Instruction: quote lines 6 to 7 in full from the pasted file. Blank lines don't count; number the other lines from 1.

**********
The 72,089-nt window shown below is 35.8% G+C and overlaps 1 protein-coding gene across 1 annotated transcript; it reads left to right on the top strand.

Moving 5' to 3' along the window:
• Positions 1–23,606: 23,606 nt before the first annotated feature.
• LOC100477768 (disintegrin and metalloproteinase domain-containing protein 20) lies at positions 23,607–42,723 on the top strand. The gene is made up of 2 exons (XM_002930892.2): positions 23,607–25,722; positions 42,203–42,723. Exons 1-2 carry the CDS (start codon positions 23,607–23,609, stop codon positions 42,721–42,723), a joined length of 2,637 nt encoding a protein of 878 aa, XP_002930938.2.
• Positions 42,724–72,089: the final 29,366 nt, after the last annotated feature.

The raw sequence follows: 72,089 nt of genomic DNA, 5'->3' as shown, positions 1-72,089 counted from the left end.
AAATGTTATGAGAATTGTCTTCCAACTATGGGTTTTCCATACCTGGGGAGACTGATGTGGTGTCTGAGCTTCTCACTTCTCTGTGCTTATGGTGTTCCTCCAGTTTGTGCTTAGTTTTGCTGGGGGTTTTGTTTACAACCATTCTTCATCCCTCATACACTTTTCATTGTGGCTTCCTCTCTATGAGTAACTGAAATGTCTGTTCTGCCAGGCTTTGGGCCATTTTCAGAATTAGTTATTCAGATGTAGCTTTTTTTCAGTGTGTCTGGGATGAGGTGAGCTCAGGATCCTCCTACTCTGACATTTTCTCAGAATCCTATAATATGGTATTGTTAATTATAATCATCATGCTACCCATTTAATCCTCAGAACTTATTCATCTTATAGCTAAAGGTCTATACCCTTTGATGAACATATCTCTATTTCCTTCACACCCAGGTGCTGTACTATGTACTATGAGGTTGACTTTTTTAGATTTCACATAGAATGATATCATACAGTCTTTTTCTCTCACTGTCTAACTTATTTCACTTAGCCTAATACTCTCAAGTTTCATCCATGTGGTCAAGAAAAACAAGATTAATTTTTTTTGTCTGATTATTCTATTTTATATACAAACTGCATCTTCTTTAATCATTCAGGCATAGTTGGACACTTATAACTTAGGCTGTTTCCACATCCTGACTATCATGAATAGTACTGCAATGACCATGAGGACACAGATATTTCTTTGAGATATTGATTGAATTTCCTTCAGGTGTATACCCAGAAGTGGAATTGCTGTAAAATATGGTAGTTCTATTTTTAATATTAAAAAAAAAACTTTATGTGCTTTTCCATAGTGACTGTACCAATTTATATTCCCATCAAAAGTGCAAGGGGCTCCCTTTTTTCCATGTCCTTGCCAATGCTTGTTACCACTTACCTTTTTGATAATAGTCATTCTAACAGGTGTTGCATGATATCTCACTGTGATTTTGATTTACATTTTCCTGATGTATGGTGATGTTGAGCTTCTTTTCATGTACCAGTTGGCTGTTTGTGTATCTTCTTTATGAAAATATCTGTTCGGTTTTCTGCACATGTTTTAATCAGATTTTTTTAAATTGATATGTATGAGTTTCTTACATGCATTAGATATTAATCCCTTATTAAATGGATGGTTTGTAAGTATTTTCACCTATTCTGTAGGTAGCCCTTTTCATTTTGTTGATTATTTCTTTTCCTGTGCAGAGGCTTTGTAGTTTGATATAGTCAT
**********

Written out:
The raw sequence follows: 72,089 nt of genomic DNA, 5'->3' as shown, positions 1-72,089 counted from the left end.
AAATGTTATGAGAATTGTCTTCCAACTATGGGTTTTCCATACCTGGGGAGACTGATGTGGTGTCTGAGCTTCTCACTTCTCTGTGCTTATGGTGTTCCTCCAGTTTGTGCTTAGTTTTGCTGGGGGTTTTGTTTACAACCATTCTTCATCCCTCATACACTTTTCATTGTGGCTTCCTCTCTATGAGTAACTGAAATGTCTGTTCTGCCAGGCTTTGGGCCATTTTCAGAATTAGTTATTCAGATGTAGCTTTTTTTCAGTGTGTCTGGGATGAGGTGAGCTCAGGATCCTCCTACTCTGACATTTTCTCAGAATCCTATAATATGGTATTGTTAATTATAATCATCATGCTACCCATTTAATCCTCAGAACTTATTCATCTTATAGCTAAAGGTCTATACCCTTTGATGAACATATCTCTATTTCCTTCACACCCAGGTGCTGTACTATGTACTATGAGGTTGACTTTTTTAGATTTCACATAGAATGATATCATACAGTCTTTTTCTCTCACTGTCTAACTTATTTCACTTAGCCTAATACTCTCAAGTTTCATCCATGTGGTCAAGAAAAACAAGATTAATTTTTTTTGTCTGATTATTCTATTTTATATACAAACTGCATCTTCTTTAATCATTCAGGCATAGTTGGACACTTATAACTTAGGCTGTTTCCACATCCTGACTATCATGAATAGTACTGCAATGACCATGAGGACACAGATATTTCTTTGAGATATTGATTGAATTTCCTTCAGGTGTATACCCAGAAGTGGAATTGCTGTAAAATATGGTAGTTCTATTTTTAATATTAAAAAAAAAACTTTATGTGCTTTTCCATAGTGACTGTACCAATTTATATTCCCATCAAAAGTGCAAGGGGCTCCCTTTTTTCCATGTCCTTGCCAATGCTTGTTACCACTTACCTTTTTGATAATAGTCATTCTAACAGGTGTTGCATGATATCTCACTGTGATTTTGATTTACATTTTCCTGATGTATGGTGATGTTGAGCTTCTTTTCATGTACCAGTTGGCTGTTTGTGTATCTTCTTTATGAAAATATCTGTTCGGTTTTCTGCACATGTTTTAATCAGATTTTTTTAAATTGATATGTATGAGTTTCTTACATGCATTAGATATTAATCCCTTATTAAATGGATGGTTTGTAAGTATTTTCACCTATTCTGTAGGTAGCCCTTTTCATTTTGTTGATTATTTCTTTTCCTGTGCAGAGGCTTTGTAGTTTGATATAGTCAT